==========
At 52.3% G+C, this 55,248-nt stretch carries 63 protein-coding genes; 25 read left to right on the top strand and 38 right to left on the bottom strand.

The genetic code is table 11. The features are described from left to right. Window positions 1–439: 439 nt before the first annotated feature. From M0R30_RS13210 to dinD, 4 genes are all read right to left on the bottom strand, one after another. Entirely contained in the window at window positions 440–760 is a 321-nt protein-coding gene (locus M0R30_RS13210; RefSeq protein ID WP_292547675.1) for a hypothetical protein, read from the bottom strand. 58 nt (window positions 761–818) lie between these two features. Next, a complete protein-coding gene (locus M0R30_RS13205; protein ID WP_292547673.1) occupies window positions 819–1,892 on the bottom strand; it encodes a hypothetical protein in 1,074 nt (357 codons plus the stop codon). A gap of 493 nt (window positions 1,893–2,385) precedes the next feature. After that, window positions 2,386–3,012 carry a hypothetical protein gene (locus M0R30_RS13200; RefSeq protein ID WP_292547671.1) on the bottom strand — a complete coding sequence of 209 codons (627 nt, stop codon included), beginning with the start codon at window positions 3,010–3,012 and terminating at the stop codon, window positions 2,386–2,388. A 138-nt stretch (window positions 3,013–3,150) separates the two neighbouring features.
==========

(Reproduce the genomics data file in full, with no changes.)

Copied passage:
At 52.3% G+C, this 55,248-nt stretch carries 63 protein-coding genes; 25 read left to right on the top strand and 38 right to left on the bottom strand.

The genetic code is table 11. The features are described from left to right. Window positions 1–439: 439 nt before the first annotated feature. From M0R30_RS13210 to dinD, 4 genes are all read right to left on the bottom strand, one after another. Entirely contained in the window at window positions 440–760 is a 321-nt protein-coding gene (locus M0R30_RS13210; RefSeq protein ID WP_292547675.1) for a hypothetical protein, read from the bottom strand. 58 nt (window positions 761–818) lie between these two features. Next, a complete protein-coding gene (locus M0R30_RS13205; protein ID WP_292547673.1) occupies window positions 819–1,892 on the bottom strand; it encodes a hypothetical protein in 1,074 nt (357 codons plus the stop codon). A gap of 493 nt (window positions 1,893–2,385) precedes the next feature. After that, window positions 2,386–3,012 carry a hypothetical protein gene (locus M0R30_RS13200; RefSeq protein ID WP_292547671.1) on the bottom strand — a complete coding sequence of 209 codons (627 nt, stop codon included), beginning with the start codon at window positions 3,010–3,012 and terminating at the stop codon, window positions 2,386–2,388. A 138-nt stretch (window positions 3,013–3,150) separates the two neighbouring features.